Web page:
Figure 15
Figure 15

Experimental results of the captured scene with desk. (a) The three LDR images, (b) CM1, (c) CM2, (d) CM3, and (e) the proposed method.

Table 1

Comparison of experimental results in quantitative terms

Image

Method

σ

CV

Chart

CM1

9.61

0.475

 

CM2

11.96

0.478

 

CM3

12.06

0.334

 

Proposed

5.15

0.281

Desk

CM1

7.51

0.225

 

CM2

5.94

0.467

 

CM3

7.43

0.273

 

Proposed

4.91

0.220

Figure 16
Figure 16

Experimental results of the captured scene with leaves blowing in the wind. (a) The three LDR images, (b) the result of CM1, (c) the result of CM2, (d) the result of CM3, and (e) the result of the proposed method.

Figure 17
Figure 17

Experimental results of the captured scene with moving people. (a) The result of CM1, (b) the result of CM2, (c) the result of CM3, and (d) the result of the proposed method.

Figure 18
Figure 18

Close-up comparison of Figure17. (a) The result of CM1, (b) the result of CM2, (c) the result of CM3, and (d) the result of the proposed method.

Figure 19
Figure 19

Results of the proposed BP-HDR image reconstruction method with various test images.

4 Conclusion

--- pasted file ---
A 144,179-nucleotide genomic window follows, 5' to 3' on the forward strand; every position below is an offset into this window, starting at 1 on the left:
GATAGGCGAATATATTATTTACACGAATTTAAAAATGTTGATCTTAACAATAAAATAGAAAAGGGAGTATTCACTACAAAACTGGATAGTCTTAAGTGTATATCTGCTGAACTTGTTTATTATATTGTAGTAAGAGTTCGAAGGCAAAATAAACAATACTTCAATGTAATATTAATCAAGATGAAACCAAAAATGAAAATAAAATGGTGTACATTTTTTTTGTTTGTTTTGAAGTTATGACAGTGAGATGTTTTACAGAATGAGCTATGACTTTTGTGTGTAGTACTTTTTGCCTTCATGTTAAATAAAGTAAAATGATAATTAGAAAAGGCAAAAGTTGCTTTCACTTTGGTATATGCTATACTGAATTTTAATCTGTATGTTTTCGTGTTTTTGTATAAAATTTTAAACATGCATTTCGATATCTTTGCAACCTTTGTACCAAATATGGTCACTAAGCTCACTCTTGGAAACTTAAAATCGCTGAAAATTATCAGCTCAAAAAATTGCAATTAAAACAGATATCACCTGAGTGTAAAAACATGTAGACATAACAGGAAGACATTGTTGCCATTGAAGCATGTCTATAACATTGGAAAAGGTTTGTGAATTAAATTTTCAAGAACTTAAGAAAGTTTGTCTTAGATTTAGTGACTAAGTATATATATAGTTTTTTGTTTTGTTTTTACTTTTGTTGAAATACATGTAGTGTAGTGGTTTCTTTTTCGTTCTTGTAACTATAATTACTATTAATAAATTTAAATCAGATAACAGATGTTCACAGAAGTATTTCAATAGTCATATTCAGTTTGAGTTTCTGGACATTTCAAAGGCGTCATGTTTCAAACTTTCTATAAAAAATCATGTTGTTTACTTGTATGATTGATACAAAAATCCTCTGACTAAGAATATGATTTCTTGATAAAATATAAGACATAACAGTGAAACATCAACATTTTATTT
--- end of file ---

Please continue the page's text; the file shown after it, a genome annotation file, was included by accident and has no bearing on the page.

In this paper, we have proposed a BP-HDR (Bayer patterned high dynamic range) image reconstruction algorithm from multiple BP-LDR (Bayer patterned low dynamic range) images. Unlike conventional methods, the proposed method works on the Bayer raw image. This allows for a linear CRF and also improves the efficiency in hardware implementation. The proposed method aims to deal with the noise and the ghost artifact problems. For this aim, a new weighting function is proposed to be designed so that each of the BP-LDR images independently covers its corresponding region according to the radiance value. Furthermore, the weighting function is designed to detect the local motion in the Bayer pattern and to exclude ghosting regions. As a result, the proposed method weakens the influence of noise in the short-exposure BP-LDR image and prevents ghost artifacts. Experimental results show that the proposed method produces a high-quality BP-HDR image while being robust against ghost artifacts and noise factors, even when there exists excessive local motion.